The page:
NORTHWESTERN LAKE, Wash. - A lake made almost a century ago to provide power to Southwest Washington mills could be gone by this fall.
Starting in October, PacifiCorp could begin tearing out Condit Dam and draining down Northwestern Lake. When that happens, dozens of people with lake-front property will instead have homes on a giant mud pit.
Northwestern Lake was created when the 128-foot tall Condit Dam was built in 1913. It’s on White Salmon River, about 60 miles northeast of Portland and just three miles from where the White Salmon dumps into the Columbia River.
PacifiCorp is waiting for final word from the Federal Energy Regulatory Commission on plans for managing the area after the dam comes out.
They have already been awarded permits from Washington’s Department of Ecology allowing them to release 100 years worth of mud and silt backed up behind the dam into the Lower White Salmon River.
The conservation group American Rivers has been working for two decades with the Yakima Nation and Friends of The White Salmon River to get the dam removed. Right now it blocks salmon and steelhead from getting to the Upper White Salmon River.
PacifiCorp tried twice to build fish ladders on the dam early on, but they were destroyed by storms.
“When the dam is removed and the river can flow freely once again we’re going to see salmon and steelhead coming back to historic habitat,” American Rivers spokesperson Amy Kober said. “We’ll see all the benefits and elements of a healthy river – the logs, the gravel, all of those things making the river healthy again.”
But the river’s health is in the eye of the beholder.
“The good spawning that’s there is going to be ruined,” said Wayne Lease. Lease owns a home along Northwestern Lake. An avid fisherman, Lease believes the salmon and steelhead will lose their spawning gravel when the silt is released.
There is an estimated 2.4 million cubic yards of muddy silt behind the dam. Some of it has elevated levels of naturally occurring mercury in it. That material will go right downstream when PacifiCorp drills and 18x12 foot tunnel through the base of the dam.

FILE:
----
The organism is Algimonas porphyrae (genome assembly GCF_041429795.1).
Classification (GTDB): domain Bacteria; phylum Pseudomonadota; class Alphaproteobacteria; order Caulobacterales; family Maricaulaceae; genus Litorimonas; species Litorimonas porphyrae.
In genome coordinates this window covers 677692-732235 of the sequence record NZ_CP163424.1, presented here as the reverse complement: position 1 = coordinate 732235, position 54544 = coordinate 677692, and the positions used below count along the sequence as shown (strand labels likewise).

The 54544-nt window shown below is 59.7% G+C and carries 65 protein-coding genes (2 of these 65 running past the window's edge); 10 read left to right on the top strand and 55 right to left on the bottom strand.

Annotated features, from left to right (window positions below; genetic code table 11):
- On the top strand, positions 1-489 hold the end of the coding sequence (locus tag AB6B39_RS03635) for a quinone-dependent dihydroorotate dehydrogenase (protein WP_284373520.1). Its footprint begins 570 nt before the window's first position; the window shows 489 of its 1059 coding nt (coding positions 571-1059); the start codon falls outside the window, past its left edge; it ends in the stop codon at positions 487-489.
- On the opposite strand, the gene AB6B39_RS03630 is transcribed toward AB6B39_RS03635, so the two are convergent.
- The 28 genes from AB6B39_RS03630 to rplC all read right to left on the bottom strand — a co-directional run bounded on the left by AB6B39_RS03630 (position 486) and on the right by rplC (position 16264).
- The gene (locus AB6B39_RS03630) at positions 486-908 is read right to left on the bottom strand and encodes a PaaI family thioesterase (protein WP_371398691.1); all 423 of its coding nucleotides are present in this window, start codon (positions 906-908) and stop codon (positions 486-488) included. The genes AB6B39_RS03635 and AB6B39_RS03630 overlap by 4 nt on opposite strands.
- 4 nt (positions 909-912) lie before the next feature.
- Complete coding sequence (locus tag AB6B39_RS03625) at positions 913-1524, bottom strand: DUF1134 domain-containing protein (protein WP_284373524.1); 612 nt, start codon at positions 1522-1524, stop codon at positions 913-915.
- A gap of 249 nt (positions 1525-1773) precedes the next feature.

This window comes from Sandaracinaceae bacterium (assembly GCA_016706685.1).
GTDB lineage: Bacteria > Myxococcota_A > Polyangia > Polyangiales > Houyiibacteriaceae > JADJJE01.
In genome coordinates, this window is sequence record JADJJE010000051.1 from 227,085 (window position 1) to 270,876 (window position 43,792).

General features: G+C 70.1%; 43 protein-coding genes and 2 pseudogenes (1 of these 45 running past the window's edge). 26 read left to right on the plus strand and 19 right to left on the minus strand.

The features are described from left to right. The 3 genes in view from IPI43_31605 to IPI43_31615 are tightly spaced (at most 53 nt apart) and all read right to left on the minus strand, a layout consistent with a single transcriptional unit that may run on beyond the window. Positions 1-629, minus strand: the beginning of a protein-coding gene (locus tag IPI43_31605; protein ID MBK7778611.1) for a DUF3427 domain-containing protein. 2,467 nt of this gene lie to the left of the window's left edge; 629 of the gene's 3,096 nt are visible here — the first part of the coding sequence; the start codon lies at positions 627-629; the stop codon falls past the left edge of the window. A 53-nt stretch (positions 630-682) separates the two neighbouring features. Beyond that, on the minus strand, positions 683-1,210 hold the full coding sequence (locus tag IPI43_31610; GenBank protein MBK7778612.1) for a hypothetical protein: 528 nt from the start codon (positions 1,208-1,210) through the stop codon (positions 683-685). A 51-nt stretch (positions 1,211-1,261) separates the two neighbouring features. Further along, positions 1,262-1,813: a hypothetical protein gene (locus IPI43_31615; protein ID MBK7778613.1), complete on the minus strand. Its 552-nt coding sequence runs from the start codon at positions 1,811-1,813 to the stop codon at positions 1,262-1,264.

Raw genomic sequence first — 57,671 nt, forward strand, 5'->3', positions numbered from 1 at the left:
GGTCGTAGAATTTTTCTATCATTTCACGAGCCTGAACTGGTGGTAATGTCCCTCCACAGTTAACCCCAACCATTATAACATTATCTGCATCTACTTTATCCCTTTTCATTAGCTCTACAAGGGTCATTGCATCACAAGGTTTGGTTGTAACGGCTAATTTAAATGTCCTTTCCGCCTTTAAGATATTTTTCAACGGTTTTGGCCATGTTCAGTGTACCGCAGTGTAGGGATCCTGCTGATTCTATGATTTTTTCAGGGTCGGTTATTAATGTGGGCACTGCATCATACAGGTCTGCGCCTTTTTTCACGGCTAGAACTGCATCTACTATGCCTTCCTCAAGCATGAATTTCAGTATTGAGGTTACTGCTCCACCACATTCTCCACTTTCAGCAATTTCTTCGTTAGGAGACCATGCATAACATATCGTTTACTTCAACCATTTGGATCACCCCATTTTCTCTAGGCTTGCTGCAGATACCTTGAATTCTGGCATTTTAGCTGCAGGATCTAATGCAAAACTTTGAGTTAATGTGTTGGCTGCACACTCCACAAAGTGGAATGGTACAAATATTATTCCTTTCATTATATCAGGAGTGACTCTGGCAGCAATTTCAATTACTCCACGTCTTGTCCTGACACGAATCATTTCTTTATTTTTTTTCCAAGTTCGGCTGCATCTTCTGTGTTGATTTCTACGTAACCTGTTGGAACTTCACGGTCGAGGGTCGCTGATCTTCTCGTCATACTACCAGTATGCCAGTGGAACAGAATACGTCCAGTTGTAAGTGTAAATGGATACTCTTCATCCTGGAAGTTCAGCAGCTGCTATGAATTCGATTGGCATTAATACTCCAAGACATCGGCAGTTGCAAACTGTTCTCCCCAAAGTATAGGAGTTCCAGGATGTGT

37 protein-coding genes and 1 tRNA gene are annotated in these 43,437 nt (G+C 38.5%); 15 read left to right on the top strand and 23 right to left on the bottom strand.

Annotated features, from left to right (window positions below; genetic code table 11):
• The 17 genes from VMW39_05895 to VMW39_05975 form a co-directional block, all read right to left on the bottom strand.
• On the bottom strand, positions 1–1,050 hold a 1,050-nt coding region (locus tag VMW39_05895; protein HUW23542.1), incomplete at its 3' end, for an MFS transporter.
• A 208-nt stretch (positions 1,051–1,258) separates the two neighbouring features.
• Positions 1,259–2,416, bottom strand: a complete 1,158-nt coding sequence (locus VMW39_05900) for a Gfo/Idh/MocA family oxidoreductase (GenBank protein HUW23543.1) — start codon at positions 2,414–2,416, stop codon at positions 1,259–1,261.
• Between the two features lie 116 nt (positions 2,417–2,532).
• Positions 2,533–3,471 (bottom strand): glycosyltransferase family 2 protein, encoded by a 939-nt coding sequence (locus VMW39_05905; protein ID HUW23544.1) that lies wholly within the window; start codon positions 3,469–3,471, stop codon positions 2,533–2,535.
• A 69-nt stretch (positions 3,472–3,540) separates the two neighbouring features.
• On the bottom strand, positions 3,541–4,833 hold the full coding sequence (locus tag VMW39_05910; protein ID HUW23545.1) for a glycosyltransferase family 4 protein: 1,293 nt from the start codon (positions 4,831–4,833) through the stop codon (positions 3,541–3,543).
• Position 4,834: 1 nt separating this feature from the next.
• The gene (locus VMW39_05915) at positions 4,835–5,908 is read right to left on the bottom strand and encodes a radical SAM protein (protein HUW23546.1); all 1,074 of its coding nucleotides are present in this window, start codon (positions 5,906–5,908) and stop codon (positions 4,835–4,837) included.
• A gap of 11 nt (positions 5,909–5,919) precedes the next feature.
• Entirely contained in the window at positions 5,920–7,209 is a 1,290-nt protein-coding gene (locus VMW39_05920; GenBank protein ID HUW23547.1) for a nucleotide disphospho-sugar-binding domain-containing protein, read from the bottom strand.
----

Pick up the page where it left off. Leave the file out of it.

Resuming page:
“No doubt there will be a short-term impact when we breach the dam and the sediment gets moved downstream,” said Pacific Corp project manager Todd Olson.
But Olson said the company, environmental groups and even a growing number of fishermen now believe the river will clean itself out. Olson also says scientific studies have shown the mercury will be so diluted in the water it will not affect fish or wildlife.
He points to the Sandy River where sediment muddied the lower river after Marmot Dam came out three years ago. Spring runoff scoured the riverbed, and salmon and steelhead eventually returned to the river.
Still, the Sandy silt problem was one-third the size of the muddy mess behind Condit Dam.
American Rivers says the White Salmon will also clean itself with Mother Nature’s help.
“I venture to guess that we’ll see even healthier salmon and steelhead runs once we have a healthier river,” Kober said.
“When we do it, it’s going to fill the mouth of the river up within four feet of the surface in six hours,” Lease said.
His house is above the dam. He said he will be left with a home on a mile of mud instead of his current lake view.
“It’s not just living here; it’s a way of life. It’s like the animals that live here are going to have their way of life changed. The waterfowl, the fish and fauna, everything is going to change,” Lease said.
Lease and his 60 or so neighbors on the lake rent their land from Pacific Corp. Under its deal to remove the dam, PacifiCorp will spend a maximum of $32 million, including clean-up costs and re-planting natural vegetation.
If the dam stayed, they could have been forced by federal regulators to spend $100 million building fish ladders and making other improvements to the hydropower project.
“It’s better to take the dam out than it is to spend lots of money to put fish passages in and continue to operate,” Olson, the project manager, said. He said it makes economic sense for PacifiCorp customers.
Kober said the local economy will also see a boost.
“We’ll see amazing new recreation opportunities, the rapids that will be revealed,” she said. She said the river will become a white-water mecca that will make it a destination.
She thinks it could be much like the Columbia River Gorge is for windsurfers.
The losers in the deal will be Lease and his neighbors, who said their lives on the lake will be gone.
“They had an agreement with us,” Lease said. “We’re just peons. We’re sixty-some people, we’re just peons.”
PacifiCorp and American Rivers tell KATU they believe Lease and his neighbors will enjoy the new landscape around their homes after the dam is removed, vegetation is restored and wild salmon and steelhead return to the upper White Salmon River.